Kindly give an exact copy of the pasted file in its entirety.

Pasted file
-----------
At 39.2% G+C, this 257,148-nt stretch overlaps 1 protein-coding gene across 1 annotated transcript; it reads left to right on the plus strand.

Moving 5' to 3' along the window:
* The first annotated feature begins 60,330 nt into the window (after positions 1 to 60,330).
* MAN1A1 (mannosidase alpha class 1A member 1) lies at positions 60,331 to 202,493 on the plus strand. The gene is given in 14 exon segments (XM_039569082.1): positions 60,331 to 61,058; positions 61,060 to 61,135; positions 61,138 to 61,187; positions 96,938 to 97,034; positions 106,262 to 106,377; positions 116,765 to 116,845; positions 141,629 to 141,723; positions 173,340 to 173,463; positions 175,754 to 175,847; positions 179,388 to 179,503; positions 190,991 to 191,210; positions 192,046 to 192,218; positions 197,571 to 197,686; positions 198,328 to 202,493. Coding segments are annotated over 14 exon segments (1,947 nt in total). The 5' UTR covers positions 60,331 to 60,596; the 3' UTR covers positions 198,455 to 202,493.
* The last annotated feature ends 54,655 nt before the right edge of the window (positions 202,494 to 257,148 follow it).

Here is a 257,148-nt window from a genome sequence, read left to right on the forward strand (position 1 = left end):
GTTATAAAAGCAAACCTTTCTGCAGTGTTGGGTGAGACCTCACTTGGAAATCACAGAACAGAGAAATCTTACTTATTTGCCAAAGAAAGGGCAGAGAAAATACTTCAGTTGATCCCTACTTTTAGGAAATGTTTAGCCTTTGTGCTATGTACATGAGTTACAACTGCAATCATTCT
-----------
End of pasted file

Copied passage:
At 39.2% G+C, this 257,148-nt stretch overlaps 1 protein-coding gene across 1 annotated transcript; it reads left to right on the plus strand.

Moving 5' to 3' along the window:
* The first annotated feature begins 60,330 nt into the window (after positions 1 to 60,330).
* MAN1A1 (mannosidase alpha class 1A member 1) lies at positions 60,331 to 202,493 on the plus strand. The gene is given in 14 exon segments (XM_039569082.1): positions 60,331 to 61,058; positions 61,060 to 61,135; positions 61,138 to 61,187; positions 96,938 to 97,034; positions 106,262 to 106,377; positions 116,765 to 116,845; positions 141,629 to 141,723; positions 173,340 to 173,463; positions 175,754 to 175,847; positions 179,388 to 179,503; positions 190,991 to 191,210; positions 192,046 to 192,218; positions 197,571 to 197,686; positions 198,328 to 202,493. Coding segments are annotated over 14 exon segments (1,947 nt in total). The 5' UTR covers positions 60,331 to 60,596; the 3' UTR covers positions 198,455 to 202,493.
* The last annotated feature ends 54,655 nt before the right edge of the window (positions 202,494 to 257,148 follow it).

Here is a 257,148-nt window from a genome sequence, read left to right on the forward strand (position 1 = left end):
GTTATAAAAGCAAACCTTTCTGCAGTGTTGGGTGAGACCTCACTTGGAAATCACAGAACAGAGAAATCTTACTTATTTGCCAAAGAAAGGGCAGAGAAAATACTTCAGTTGATCCCTACTTTTAGGAAATGTTTAGCCTTTGTGCTATGTACATGAGTTACAACTGCAATCATTCT